the fabrication process
The planning stage is the start of every project. Owners Labe Kopelov and Kino Kopelov have many years experience in masonry, contracting, and the building trades, and can offer practical solutions and tips to help control costs and make installation more efficient.
We are available to consult with a client's architect and builder about structural and layout issues specific to stone. After reviewing design plans and specifications, we can provide accurate shop drawings. This process organizes and clarifies the information we need to estimate costs accurately.
Once we receive a finalized purchase order, we order blocks from a quarry, paying close attention to the bedding, texture, and color— and taking into account each element's final position in a building or structure. If a mockup or model is required for final approval, we can provide this service.
the efficiency of machines...
At the heart of our fabrication facility are the saws and planers. We start the fabrication process by taking the blocks to the wire saw, where we cut them into slabs. The slabs are then moved to a large programmable bridge saw in preparation for planing, turning on our large lathe, and hand finishing.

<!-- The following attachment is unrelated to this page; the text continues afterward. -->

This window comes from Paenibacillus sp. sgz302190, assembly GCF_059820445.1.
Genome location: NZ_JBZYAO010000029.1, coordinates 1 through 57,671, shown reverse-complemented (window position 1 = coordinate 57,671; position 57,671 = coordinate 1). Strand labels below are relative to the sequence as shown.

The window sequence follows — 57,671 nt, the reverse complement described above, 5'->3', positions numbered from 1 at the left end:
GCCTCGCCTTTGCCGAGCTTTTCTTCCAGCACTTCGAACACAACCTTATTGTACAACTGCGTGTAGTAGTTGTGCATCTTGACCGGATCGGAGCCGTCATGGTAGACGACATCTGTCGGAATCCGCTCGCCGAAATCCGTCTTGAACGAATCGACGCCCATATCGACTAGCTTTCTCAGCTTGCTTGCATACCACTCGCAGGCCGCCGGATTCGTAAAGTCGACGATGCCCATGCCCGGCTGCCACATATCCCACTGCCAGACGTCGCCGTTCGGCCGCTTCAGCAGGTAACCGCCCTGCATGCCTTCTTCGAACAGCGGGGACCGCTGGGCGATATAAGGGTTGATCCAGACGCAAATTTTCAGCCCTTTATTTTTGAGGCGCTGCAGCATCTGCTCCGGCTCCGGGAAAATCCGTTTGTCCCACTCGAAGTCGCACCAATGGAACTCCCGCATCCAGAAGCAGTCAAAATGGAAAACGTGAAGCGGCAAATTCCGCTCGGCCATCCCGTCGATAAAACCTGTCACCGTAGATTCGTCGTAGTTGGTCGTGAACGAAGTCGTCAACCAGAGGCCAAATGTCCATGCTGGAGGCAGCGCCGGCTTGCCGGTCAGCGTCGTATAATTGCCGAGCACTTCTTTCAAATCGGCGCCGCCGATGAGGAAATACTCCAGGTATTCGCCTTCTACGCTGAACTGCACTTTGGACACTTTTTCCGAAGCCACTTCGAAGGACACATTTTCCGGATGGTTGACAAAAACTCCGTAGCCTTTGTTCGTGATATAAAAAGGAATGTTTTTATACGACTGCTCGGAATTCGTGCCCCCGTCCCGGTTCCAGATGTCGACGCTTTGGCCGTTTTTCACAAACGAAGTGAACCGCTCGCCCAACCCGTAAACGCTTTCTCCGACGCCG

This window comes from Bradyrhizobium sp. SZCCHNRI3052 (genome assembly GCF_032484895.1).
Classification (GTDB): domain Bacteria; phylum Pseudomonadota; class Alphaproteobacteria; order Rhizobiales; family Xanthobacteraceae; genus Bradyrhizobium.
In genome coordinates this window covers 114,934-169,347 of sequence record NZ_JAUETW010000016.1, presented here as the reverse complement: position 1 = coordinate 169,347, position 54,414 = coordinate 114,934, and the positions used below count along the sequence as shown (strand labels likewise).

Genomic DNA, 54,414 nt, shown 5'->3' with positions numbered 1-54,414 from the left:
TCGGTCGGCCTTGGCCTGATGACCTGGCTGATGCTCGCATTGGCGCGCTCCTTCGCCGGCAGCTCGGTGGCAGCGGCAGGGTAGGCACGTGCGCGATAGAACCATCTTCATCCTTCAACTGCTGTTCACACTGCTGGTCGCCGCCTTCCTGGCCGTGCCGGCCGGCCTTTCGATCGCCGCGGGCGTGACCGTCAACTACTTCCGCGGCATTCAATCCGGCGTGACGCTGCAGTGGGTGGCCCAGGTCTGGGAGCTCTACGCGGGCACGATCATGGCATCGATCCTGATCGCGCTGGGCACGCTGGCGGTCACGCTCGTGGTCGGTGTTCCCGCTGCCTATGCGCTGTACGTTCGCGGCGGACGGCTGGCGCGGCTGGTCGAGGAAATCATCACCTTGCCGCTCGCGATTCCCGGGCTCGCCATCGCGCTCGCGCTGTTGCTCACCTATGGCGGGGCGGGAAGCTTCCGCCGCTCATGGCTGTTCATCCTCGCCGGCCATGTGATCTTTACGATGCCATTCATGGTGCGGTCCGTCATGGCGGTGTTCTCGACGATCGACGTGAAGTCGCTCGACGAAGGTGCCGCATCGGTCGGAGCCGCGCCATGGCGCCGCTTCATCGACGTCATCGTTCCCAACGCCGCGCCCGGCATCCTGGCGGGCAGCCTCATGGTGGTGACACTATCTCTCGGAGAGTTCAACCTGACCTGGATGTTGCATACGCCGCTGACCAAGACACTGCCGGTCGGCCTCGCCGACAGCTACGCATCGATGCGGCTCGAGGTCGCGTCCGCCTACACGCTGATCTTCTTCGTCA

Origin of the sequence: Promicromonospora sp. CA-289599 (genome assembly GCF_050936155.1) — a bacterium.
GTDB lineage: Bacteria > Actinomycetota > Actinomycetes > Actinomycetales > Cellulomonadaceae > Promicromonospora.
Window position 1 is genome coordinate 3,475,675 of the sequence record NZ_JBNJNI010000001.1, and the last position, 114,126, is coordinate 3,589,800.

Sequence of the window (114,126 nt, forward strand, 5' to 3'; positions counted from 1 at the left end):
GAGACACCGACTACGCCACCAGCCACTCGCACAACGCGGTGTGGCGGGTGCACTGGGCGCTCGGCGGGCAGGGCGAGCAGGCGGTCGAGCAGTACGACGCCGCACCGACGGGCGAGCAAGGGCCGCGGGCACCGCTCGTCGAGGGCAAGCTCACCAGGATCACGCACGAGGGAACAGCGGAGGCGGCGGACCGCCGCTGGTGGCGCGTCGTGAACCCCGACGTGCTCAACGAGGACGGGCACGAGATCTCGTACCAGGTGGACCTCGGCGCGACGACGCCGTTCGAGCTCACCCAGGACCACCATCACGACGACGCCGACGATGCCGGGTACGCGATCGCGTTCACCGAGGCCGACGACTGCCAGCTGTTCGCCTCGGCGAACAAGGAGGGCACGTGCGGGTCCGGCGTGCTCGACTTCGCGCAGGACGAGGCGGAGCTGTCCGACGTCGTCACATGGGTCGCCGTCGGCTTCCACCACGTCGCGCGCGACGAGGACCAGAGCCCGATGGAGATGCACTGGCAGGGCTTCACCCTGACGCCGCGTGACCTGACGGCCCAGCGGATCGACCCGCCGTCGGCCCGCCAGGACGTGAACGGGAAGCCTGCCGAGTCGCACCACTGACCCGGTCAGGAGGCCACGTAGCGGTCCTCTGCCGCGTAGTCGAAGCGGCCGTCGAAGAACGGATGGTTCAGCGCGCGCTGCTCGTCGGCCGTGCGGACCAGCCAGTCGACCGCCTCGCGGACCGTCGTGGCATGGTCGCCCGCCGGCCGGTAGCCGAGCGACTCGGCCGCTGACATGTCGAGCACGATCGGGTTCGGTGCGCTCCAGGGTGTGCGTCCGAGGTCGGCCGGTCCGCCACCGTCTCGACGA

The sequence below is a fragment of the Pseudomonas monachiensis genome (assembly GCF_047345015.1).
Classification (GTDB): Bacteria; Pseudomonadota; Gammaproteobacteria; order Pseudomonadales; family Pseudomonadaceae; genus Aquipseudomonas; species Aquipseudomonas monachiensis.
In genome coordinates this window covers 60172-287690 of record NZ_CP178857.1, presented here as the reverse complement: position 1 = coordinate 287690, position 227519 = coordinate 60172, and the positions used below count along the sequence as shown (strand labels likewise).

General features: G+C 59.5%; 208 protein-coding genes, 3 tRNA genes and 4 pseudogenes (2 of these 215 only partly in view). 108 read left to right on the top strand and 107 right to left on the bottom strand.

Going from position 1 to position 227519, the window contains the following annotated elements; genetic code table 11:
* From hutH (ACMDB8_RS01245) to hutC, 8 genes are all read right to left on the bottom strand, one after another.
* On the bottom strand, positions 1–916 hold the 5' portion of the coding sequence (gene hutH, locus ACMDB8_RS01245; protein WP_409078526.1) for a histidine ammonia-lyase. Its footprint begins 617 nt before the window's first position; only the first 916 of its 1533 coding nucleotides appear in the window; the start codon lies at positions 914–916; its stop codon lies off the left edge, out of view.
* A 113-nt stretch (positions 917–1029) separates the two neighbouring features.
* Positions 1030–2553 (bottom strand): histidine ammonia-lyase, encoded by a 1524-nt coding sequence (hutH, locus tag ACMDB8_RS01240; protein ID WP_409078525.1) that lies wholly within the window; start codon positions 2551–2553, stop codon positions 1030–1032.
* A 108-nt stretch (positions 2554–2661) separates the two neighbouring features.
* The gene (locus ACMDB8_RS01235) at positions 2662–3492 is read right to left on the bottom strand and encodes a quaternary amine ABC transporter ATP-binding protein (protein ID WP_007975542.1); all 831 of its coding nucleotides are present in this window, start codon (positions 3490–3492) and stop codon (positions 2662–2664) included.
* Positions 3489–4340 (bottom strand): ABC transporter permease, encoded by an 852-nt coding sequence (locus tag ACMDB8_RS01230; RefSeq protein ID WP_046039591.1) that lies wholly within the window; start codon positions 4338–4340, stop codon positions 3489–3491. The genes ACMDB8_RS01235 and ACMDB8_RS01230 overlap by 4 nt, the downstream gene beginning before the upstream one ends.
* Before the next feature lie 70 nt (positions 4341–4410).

Most people are not aware that large planing machines can shape stone— we normally think of planing when used for wood or metal. However, the invention of planing machines in the 1800's revolutionized the stone fabrication industry, making it possible to produce the large quantities of architectural limestone, marble, and sandstone for the commercial and public buildings of that era.
The speed and verstility of our stone planers make them ideal for replicating the various tooled and profiled finishes found on historic buildings. We mill profiled cornices, raised panels, and moulding, as well as stock for mantels, surrounds for windows, doors, and gateways. Most of these elements will be receive hand carved finishes or carved details.
and the aesthetics of handwork
For preservation and restoration projects, we focus on producing historically accurate stone finishes. Our goal is to understand the old fabrication methods and to identify the technique used by the original stone mill or carver to produce certain finishes. We try to replicate these methods and tools, so that our pieces will match historic work even on close inspection.
Although stone elements in the design and building industry have become very popular recently, we feel that the "hand carved" feel can be lost when all the fabrication is performed by computer-aided machines. The marks of the workman's tools give stonework that human warmth and provide a "connection" to history. And this quality of work can be done today—in our own country, using domestic stone—just as it was done in the past.